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Modularity is Fun?

A few days ago I had one of those moments that made me smile, let me describe it in pictures…

I recently was hacking on the JGit project as I’m working on getting a build ready for the project.

What did I notice? Well, there was some evil UI code in the JGit bundle.

jgit1

You know what to do with evil UI code? Time to move it into another bundle!

jgit2

Sweet! Now we have a nice separation between core and ui layers, right?

jgit3

Oh no… compile errors… what the heck?

jgit4

It looks like some of the code in the core bundle was referencing UI pieces. This is an obvious bad practice since there is the common use case that people may want to run your code in a headless fashion. However, as a developer, it’s common to start out and just group your code into one bundle. It’s sad but it’s just the reality of development. This reason should also highlight to you why modularity doesn’t come for free… you have to think about your dependencies and architecture. If you produce complex code first and try to modularize it later… you’ll end up in painful situation. Thankfully, when you have good tools that manage your classpath for you, errors like this become evident.

Ok, enough of my diatribes, back to getting a build for JGit in place at Eclipse.

On a side note, I’ll soon blog about using EGit and Gerrit to develop JGit, stay tuned.

  • Worth also noting that Jetty 7 (released on Thurdsay) also ended up taking advantage of the tighter divide between bundles when they refactored the code; previously, unintended dependencies between the client and server JARs meant that in order to run a client, you had to have the server JARs on your classpath …

  • Worth also noting that Jetty 7 (released on Thurdsay) also ended up taking advantage of the tighter divide between bundles when they refactored the code; previously, unintended dependencies between the client and server JARs meant that in order to run a client, you had to have the server JARs on your classpath …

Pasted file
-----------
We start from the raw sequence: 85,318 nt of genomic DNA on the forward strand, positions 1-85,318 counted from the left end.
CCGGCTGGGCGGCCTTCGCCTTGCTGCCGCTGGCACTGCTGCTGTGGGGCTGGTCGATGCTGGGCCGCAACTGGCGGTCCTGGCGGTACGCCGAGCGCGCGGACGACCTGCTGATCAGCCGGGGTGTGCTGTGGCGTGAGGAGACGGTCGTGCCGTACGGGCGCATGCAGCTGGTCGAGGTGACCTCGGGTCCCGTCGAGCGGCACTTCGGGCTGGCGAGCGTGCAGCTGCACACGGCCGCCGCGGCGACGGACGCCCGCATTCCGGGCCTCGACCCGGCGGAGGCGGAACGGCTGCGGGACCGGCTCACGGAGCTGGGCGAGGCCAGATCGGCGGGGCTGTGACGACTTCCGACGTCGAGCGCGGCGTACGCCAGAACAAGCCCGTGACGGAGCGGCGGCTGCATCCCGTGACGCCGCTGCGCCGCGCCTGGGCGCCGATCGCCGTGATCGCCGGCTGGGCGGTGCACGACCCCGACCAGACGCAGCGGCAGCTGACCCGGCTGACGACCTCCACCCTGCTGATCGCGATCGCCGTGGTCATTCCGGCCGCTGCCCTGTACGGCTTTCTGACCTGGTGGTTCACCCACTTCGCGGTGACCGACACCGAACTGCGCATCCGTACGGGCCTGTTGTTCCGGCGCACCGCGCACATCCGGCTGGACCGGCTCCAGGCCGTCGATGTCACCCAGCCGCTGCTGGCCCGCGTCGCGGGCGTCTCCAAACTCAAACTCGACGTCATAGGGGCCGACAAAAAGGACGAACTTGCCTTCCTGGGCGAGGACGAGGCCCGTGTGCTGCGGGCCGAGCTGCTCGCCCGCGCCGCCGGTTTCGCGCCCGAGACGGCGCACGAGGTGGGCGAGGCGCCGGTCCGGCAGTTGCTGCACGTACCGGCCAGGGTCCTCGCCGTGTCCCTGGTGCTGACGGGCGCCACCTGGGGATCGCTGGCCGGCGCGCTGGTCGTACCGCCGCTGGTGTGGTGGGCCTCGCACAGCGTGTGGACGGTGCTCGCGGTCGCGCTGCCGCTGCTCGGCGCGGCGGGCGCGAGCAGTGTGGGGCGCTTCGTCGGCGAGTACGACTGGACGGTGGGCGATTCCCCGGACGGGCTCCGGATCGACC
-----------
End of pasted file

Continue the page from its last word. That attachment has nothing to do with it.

• Marco Lehmann

    Will there be a fetch factory for PDE/Build? I would like to provide some help. I am the build master of our Eclipse RCP based products and have some experiences with PDE/Build. Can you give some hint where to start and where you appreciate my help.

  • Marco Lehmann

    Will there be a fetch factory for PDE/Build? I would like to provide some help. I am the build master of our Eclipse RCP based products and have some experiences with PDE/Build. Can you give some hint where to start and where you appreciate my help.

  • Marco, there’s a bug open for the Git fetch factory enhancement. It has a partial patch and needs some work. If you’re interested in contributing this would be a great place to start!

  • Marco, there’s a bug open for the Git fetch factory enhancement. It has a partial patch and needs some work. If you’re interested in contributing this would be a great place to start!

  • Robert Konigsberg

    I have been considering for months blogging about some work I did separating one of our team’s critical bundles into core and ui components. It took a couple of weeks to get it right, given the large number of plug-ins that depended on it, and the surprising number of places where things required detangling: even just dealing with an IRunnableWithProgress was a real pain. Getting this right after the fact meant creating the types of structural design patterns that make Java famous for being verbose.

    Now we have a team policy of always requiring core and ui plug-ins, and new teams that want to write a plug-in are herded into that direction. Extra work, sure. But it helps greatly.

  • Robert Konigsberg

    I have been considering for months blogging about some work I did separating one of our team’s critical bundles into core and ui components. It took a couple of weeks to get it right, given the large number of plug-ins that depended on it, and the surprising number of places where things required detangling: even just dealing with an IRunnableWithProgress was a real pain. Getting this right after the fact meant creating the types of structural design patterns that make Java famous for being verbose.

    Now we have a team policy of always requiring core and ui plug-ins, and new teams that want to write a plug-in are herded into that direction. Extra work, sure. But it helps greatly.

  • Rob, that would be fascinating blog entry for me. I encourage you to write it. It’s good when people outside the traditional Eclipse world experience this and write about it. I can only write so much 🙂